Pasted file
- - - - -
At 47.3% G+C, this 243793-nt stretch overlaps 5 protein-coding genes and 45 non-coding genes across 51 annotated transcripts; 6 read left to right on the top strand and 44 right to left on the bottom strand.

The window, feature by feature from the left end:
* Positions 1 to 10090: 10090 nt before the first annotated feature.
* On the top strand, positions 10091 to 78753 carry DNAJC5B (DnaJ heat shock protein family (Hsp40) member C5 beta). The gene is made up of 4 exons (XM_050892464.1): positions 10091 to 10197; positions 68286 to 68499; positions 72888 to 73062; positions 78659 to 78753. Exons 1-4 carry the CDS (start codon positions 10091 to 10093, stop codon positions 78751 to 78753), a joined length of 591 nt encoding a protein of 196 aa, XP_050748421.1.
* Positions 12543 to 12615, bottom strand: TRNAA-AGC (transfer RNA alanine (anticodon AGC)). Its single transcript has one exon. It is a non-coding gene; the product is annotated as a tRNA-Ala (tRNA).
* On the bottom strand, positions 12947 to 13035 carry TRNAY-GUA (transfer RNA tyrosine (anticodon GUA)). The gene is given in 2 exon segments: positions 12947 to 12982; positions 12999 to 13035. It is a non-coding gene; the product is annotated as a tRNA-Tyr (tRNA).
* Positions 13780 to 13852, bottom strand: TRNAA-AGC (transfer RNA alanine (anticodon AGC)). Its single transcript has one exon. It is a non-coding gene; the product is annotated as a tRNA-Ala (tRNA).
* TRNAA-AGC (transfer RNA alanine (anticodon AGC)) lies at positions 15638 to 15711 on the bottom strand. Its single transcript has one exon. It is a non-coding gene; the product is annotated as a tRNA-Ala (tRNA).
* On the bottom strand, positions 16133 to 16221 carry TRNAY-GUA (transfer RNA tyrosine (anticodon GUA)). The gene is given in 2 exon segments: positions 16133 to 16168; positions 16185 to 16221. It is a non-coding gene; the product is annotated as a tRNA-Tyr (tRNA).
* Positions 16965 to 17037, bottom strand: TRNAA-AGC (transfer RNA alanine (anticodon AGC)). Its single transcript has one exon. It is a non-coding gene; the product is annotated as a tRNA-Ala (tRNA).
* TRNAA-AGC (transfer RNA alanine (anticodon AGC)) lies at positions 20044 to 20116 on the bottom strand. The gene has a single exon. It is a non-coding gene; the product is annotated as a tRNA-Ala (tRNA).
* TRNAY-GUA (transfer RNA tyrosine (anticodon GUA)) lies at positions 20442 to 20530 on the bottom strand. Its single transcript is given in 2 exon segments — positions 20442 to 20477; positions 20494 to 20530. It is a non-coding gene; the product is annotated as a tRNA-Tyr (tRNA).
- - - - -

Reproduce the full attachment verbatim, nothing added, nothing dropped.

At 47.3% G+C, this 243793-nt stretch overlaps 5 protein-coding genes and 45 non-coding genes across 51 annotated transcripts; 6 read left to right on the top strand and 44 right to left on the bottom strand.

The window, feature by feature from the left end:
* Positions 1 to 10090: 10090 nt before the first annotated feature.
* On the top strand, positions 10091 to 78753 carry DNAJC5B (DnaJ heat shock protein family (Hsp40) member C5 beta). The gene is made up of 4 exons (XM_050892464.1): positions 10091 to 10197; positions 68286 to 68499; positions 72888 to 73062; positions 78659 to 78753. Exons 1-4 carry the CDS (start codon positions 10091 to 10093, stop codon positions 78751 to 78753), a joined length of 591 nt encoding a protein of 196 aa, XP_050748421.1.
* Positions 12543 to 12615, bottom strand: TRNAA-AGC (transfer RNA alanine (anticodon AGC)). Its single transcript has one exon. It is a non-coding gene; the product is annotated as a tRNA-Ala (tRNA).
* On the bottom strand, positions 12947 to 13035 carry TRNAY-GUA (transfer RNA tyrosine (anticodon GUA)). The gene is given in 2 exon segments: positions 12947 to 12982; positions 12999 to 13035. It is a non-coding gene; the product is annotated as a tRNA-Tyr (tRNA).
* Positions 13780 to 13852, bottom strand: TRNAA-AGC (transfer RNA alanine (anticodon AGC)). Its single transcript has one exon. It is a non-coding gene; the product is annotated as a tRNA-Ala (tRNA).
* TRNAA-AGC (transfer RNA alanine (anticodon AGC)) lies at positions 15638 to 15711 on the bottom strand. Its single transcript has one exon. It is a non-coding gene; the product is annotated as a tRNA-Ala (tRNA).
* On the bottom strand, positions 16133 to 16221 carry TRNAY-GUA (transfer RNA tyrosine (anticodon GUA)). The gene is given in 2 exon segments: positions 16133 to 16168; positions 16185 to 16221. It is a non-coding gene; the product is annotated as a tRNA-Tyr (tRNA).
* Positions 16965 to 17037, bottom strand: TRNAA-AGC (transfer RNA alanine (anticodon AGC)). Its single transcript has one exon. It is a non-coding gene; the product is annotated as a tRNA-Ala (tRNA).
* TRNAA-AGC (transfer RNA alanine (anticodon AGC)) lies at positions 20044 to 20116 on the bottom strand. The gene has a single exon. It is a non-coding gene; the product is annotated as a tRNA-Ala (tRNA).
* TRNAY-GUA (transfer RNA tyrosine (anticodon GUA)) lies at positions 20442 to 20530 on the bottom strand. Its single transcript is given in 2 exon segments — positions 20442 to 20477; positions 20494 to 20530. It is a non-coding gene; the product is annotated as a tRNA-Tyr (tRNA).